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Bank Of America Continues Monday Woes

Monday, 21 Apr 2008 | 9:37 AM ET

Monday has not been a great day for bank earnings. Last Monday it was Wachovia that disappointed, today futures dropped at 7 am ET as Bank of Americacame short of expectations.

Considerably short: $0.23 vs. expectations of $0.41. Still, we are once again in the "it could have been worse" mode which proved to be a successful argument for Merrill Lynch and Citigroup .

B of A is more heavily exposed to the domestic economy than some of its competitors. They have by far the largest retail banking operations; they get about half of their revenues from loans and leases. Credit card income is about 10 percent of their revenues. So a lot are looking to them for comments on the state of the consumer.

They didn't say much, but the numbers could have been worse.

The bad news: about $2 b in writedowns for CDOs and leverage loans. The good news: some analysts, including UBS , were expecting much worse: $2-$4 b of losses.

Bad news: credit card losses rose, but (good news!) they were not as bad as some feared.

Surprisingly, they are still making plenty of loans, and deposit growth is strong (as it is at many banks).

More good news: no dividend cuts, no capital raising announcements. Bottom line: it could have been worse. Stock about unchanged.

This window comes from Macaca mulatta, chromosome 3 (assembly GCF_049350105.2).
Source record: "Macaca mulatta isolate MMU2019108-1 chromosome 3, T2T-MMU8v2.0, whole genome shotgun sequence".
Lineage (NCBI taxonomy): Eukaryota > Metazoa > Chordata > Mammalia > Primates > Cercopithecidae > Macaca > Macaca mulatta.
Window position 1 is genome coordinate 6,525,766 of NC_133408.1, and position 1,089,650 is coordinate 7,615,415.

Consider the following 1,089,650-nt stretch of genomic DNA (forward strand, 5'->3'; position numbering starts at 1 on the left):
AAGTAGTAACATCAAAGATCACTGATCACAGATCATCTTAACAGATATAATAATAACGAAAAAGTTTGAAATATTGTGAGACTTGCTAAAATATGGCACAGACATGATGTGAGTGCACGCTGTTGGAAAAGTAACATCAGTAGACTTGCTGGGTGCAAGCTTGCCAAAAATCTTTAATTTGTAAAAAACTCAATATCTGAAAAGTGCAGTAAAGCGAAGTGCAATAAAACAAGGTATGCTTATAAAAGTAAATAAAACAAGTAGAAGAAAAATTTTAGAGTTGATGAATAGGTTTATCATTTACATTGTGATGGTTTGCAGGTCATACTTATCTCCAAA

Elsewhere:

1) Pharmaceutical companies are continuing to report comparatively poor earnings, on the heels of Pfizer's poor showing last week.

Merckbeat on bottom line, but revenue fell short of expectations, though they did affirm their full year outlook.

Controversial cholesterol lowering drugs Vytorin and Zetia showed significantly slower sales growth. Merck reiterated the full-year guidance they gave earlier in the year. Up 2 percent pre-open.

Lilly fell short of expectations. Sales of antidepressant drug Cymbalta were strong, as was Ciallis sales. But other drugs, including Zyprexa, were lower than expected. Down 2 percent.

2) Halliburton was in line with expectations. International profits were strong (Q1 revenue was up 24 percent outside of North America), and it was somewhat surprising to see North America up 11 percent as well. Up about 1 percent pre-open.

3) National City getting set for $6 b capital infusion from Corsair Capital, according to the Journal. Down 8 percent.

4) Mattel missed, reporting poor growth in the U.S.,somewhat offset by modest growth overseas.


Questions? Comments? tradertalk@cnbc.com

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  • A CNBC reporter since 1990, Bob Pisani covers Wall Street from the floor of the New York Stock Exchange.

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